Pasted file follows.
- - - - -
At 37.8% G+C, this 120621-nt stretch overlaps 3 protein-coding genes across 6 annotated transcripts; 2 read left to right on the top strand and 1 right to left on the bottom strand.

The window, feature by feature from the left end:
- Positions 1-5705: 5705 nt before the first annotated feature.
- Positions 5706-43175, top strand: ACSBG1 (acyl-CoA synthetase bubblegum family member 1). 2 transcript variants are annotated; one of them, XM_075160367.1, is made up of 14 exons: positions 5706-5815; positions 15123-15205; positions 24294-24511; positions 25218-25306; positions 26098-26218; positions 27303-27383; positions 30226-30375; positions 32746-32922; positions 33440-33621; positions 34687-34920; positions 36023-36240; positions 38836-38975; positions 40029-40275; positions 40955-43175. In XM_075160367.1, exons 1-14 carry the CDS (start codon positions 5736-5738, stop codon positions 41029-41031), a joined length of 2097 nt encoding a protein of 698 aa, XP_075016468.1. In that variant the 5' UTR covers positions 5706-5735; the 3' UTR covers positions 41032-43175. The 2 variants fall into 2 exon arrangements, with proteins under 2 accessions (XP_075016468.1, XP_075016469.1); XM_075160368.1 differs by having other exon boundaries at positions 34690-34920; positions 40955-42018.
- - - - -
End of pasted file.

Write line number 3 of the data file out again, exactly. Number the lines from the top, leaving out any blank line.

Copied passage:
- Positions 1-5705: 5705 nt before the first annotated feature.